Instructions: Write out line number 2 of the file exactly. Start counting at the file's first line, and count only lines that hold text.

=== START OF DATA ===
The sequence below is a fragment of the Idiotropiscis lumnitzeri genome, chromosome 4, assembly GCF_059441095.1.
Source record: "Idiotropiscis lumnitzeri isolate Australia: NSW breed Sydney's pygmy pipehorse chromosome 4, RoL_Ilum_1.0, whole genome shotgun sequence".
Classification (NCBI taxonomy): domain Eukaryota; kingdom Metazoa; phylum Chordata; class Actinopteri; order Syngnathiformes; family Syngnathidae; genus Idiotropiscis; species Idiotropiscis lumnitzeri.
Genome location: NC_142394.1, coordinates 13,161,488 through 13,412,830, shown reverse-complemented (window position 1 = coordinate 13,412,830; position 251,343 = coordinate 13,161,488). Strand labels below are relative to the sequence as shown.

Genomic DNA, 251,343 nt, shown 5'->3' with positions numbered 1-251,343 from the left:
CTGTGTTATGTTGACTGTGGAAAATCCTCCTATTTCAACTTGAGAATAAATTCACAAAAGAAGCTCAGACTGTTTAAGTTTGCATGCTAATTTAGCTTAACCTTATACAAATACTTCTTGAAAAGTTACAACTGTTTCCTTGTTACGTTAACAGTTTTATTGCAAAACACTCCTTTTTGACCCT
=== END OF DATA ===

Source record: "Idiotropiscis lumnitzeri isolate Australia: NSW breed Sydney's pygmy pipehorse chromosome 4, RoL_Ilum_1.0, whole genome shotgun sequence".